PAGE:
- investment firms
- central securities depositories (CSDs)
- central counterparties (CCPs)
- trading venues
- managers of alternative investment funds
- management companies
- data reporting service providers
- insurance and reinsurance undertakings
- insurance intermediaries, reinsurance intermediaries and ancillary insurance intermediaries
- institutions for occupational retirement provision
- credit rating agencies
- crowdfunding service providers, and
- securitisation repositories
There are some financial providers who are excluded from the scope of DORA including some managers of alternative investment funds and some insurers and reinsurers. EU Member States can also exclude other entities from the scope of DORA.
What are Critical ICT Service Providers?
ICT service providers may be designated as ‘critical’ for the purposes of DORA on the basis of a set of quantitative and qualitative criteria – there’s more details below.
What is Risk Management?
Internal Governance and Control
Financial entities are required to have in place, under the ultimate responsibility of their management bodies, a comprehensive internal governance and control framework that ensures an effective and prudent management of ICT risk and achieves a high level of digital operational resilience.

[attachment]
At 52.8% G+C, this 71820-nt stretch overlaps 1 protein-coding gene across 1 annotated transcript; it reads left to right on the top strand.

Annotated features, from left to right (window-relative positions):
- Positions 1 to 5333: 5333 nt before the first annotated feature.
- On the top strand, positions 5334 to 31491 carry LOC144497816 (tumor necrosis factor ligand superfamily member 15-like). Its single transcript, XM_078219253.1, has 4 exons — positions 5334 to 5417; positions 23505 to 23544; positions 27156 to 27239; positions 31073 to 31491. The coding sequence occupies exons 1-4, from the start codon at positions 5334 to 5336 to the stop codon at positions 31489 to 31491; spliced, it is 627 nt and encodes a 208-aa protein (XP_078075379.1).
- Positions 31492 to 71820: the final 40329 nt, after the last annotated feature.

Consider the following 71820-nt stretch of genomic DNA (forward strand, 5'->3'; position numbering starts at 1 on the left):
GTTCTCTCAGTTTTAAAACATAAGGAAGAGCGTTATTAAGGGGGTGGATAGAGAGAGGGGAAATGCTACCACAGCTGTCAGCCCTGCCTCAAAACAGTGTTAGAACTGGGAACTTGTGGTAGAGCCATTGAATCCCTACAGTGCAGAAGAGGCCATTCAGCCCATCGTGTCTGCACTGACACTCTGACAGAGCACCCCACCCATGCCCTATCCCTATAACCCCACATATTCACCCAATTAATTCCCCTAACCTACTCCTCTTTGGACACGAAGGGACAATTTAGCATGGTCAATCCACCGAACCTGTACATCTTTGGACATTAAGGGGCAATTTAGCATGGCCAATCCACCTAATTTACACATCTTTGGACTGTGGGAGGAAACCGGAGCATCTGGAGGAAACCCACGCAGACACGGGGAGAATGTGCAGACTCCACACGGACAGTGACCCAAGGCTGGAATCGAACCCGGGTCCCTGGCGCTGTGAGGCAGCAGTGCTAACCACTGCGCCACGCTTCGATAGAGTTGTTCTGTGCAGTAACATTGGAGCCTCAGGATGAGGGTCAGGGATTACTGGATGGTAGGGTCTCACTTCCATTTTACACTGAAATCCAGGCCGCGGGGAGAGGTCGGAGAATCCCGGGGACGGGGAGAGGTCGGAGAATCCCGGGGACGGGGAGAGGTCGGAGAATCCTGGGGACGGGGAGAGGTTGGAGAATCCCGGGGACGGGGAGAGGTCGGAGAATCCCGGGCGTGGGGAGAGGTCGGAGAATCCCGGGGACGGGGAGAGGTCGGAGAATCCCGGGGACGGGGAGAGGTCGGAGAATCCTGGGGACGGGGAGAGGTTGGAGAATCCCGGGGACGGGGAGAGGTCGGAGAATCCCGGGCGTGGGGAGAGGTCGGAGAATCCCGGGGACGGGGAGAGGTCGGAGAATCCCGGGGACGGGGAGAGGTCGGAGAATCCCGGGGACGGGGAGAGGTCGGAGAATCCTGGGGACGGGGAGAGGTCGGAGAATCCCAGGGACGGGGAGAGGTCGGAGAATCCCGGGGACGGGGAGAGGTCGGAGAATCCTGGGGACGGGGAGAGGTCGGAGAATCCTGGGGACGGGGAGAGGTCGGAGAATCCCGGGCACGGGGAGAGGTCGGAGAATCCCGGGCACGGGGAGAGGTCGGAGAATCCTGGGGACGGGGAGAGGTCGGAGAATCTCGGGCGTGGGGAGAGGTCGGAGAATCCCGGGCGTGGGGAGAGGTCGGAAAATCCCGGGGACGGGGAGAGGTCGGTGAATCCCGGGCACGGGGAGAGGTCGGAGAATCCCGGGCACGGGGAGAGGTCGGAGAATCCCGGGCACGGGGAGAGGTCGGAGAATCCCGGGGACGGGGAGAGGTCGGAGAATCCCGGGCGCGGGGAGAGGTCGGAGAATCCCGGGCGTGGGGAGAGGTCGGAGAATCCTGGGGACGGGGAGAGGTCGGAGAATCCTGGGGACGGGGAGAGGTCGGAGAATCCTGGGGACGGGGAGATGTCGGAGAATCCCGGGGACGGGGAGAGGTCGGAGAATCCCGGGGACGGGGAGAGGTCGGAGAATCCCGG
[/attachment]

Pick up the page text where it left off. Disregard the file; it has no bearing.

Members of the management body are required to actively keep up to date with sufficient knowledge and skills to understand and assess ICT risk and its impact on operations of the financial entity, commensurate to the ICT risk being managed.
This is likely to require increased involvement of people with ICT risk knowledge on the board and in senior management. DORA and equivalent legislation elsewhere has already seen a significant recruitment drive as a result. For example according to an EY survey in August 2023 61% of US public companies are looking for cyber security skills for their board.
ICT Risk Management Framework
There must be a sound, comprehensive and well-documented ICT risk management framework which enables financial entities to address ICT risk quickly, efficiently and comprehensively and to ensure a high level of digital operational resilience and minimise the impact of ICT risk by deploying appropriate strategies, policies, procedures, ICT protocols and tools.
There should be appropriate segregation and independence of ICT risk management functions, control functions, and internal audit functions, according to the three lines of defence model, or an internal risk management and control model.
The ICT risk management framework must be documented and reviewed at least once a year (with limited exceptions). In addition the framework should be reviewed following every major ICT-related incidents, and following supervisory instructions or conclusions derived from relevant digital operational resilience testing or audit processes. The framework must be continuously improved on the basis of lessons learned from implementation and monitoring. Among other things the framework must include the risk tolerance level for ICT risk and the impact tolerance for ICT-related events, and outline a communications strategy for ICT-related incidents.
ICT Systems, Protocols and Tools